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CERAWeek update: Big oil CEO brings climate call to oil country


Petrobras CEO Roberto Castello Branco (R).

Play video: Geopolitical Uncertainty Is Biggest Oil Market Risk, BP CEO Says

- Shale Pioneer Warns U.S. Oil Growth May be Headed for a Stall
- Annual energy conference is in its second day in Houston

By Lucia Kassai and Joe Carroll / Bloomberg

Petroleumworld 03 13 2019

It's the second day of CERAWeek by IHS Markit, the annual week-long gathering in Houston of some of the energy industry's biggest names. Today's agenda includes African oil exploration, North American refining and the impact of electric cars on crude demand.

Time stamps are Houston.

Big Oil CEO Brings Climate Call to Oil Country (8:29 p.m.)

Two weeks ago, oil executives gathered in London were confronted by environmental protesters gluing themselves to the venue's doors. This week in Houston, the most radical environmental message at an industry conference may come from an oil company CEO.

Bob Dudley, chief executive officer of London-based BP Plc, told about 5,000 energy executives, consultants and journalists gathered for CERAWeek by IHS Markit that the industry is operating "in a world that is not on a sustainable path." He called for the industry to engage with policymakers around the world, "including those behind the Green New Deal.”

Venezuela's Opposition Hails Foreign Drillers (5:30 p.m.)

Venezuela would allow foreign crude explorers to drill without partnering with the national oil company if the current regime is replaced, a top adviser to opposition leader Juan Guaido said.

The shift represents a major break with the policies of President Nicolas Maduro and his late predecessor Hugo Chavez. In the last decade, Chavez orchestrated seizures of foreign assets that chased companies such as Exxon Mobil Corp. and ConocoPhillips out of the country and saddled the government with billions of dollars in reparation obligations.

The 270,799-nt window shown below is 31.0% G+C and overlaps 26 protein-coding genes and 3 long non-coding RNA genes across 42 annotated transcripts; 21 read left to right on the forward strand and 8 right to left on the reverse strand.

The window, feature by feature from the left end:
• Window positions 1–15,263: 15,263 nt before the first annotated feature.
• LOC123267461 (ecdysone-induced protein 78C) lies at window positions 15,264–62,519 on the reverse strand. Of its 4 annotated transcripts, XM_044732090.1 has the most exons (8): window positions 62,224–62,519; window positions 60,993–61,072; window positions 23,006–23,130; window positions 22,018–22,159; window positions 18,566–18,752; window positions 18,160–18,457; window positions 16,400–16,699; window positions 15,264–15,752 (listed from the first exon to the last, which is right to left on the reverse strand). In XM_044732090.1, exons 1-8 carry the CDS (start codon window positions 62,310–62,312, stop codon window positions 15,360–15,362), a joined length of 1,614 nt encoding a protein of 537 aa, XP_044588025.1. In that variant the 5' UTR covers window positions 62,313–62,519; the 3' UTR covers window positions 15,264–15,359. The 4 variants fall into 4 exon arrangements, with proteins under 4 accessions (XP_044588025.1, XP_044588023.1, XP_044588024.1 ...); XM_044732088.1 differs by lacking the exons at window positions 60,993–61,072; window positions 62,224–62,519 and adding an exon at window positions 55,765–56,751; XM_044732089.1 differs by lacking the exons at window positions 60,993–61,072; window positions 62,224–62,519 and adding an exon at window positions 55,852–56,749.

BP CEO Warns NOPEC Could Have Severe Effects (3:20 p.m.)

OPEC moderates “highs and lows” of oil prices and if the group were to disappear, prices would collapse, BP CEO Bob Dudley said in a Bloomberg Television interview.

Billionaire Fridman Plans 2020 IPO for Oil Company (2:42 p.m.)

Russian billionaire Mikhail Fridman's Hamburg-based oil firm aims to be ready for an initial public offering by the second quarter of 2020, after it completes a merger that will create Europe's largest independent driller, its chief executive officer said.

Shale Pioneer Papa Warns Oil Growth Is at Risk (2:14 p.m.)

Shale pioneer Mark Papa is warning again that the industry he helped create is facing fundamental obstacles that will slow America's oil boom.

While technological advances will help improve the rates at which drillers recover oil, that growth will be offset by challenges with well spacing and the “degradation” of shale rock quality, said Papa, the chief executive officer of Centennial Resource Development Inc.

OPEC Is Said to Warn Wall Street on NOPEC (1:26 p.m.)

OPEC is sending a clear message to Wall Street banks and big investors: if Washington passes legislation that would allow the U.S. government to sue the cartel, the first victim will be shale.

Suhail Mohammed Al Mazrouei, the United Arab Emirates oil minister and the former president of OPEC, told a group of U.S. financiers Monday that if the so-called NOPEC bill becomes law, the cartel would stop working and therefore every member would raise production to maximum capacity, causing a crash in oil prices, according to people who attended the meeting.

The discussion took place in a closed-door meeting between Organization of Petroleum Exporting Countries officials and the financial community on the sidelines of CERAWeek.

DEA-Wintershall Ready for IPO by 2Q 2020: CEO (1:15 p.m.)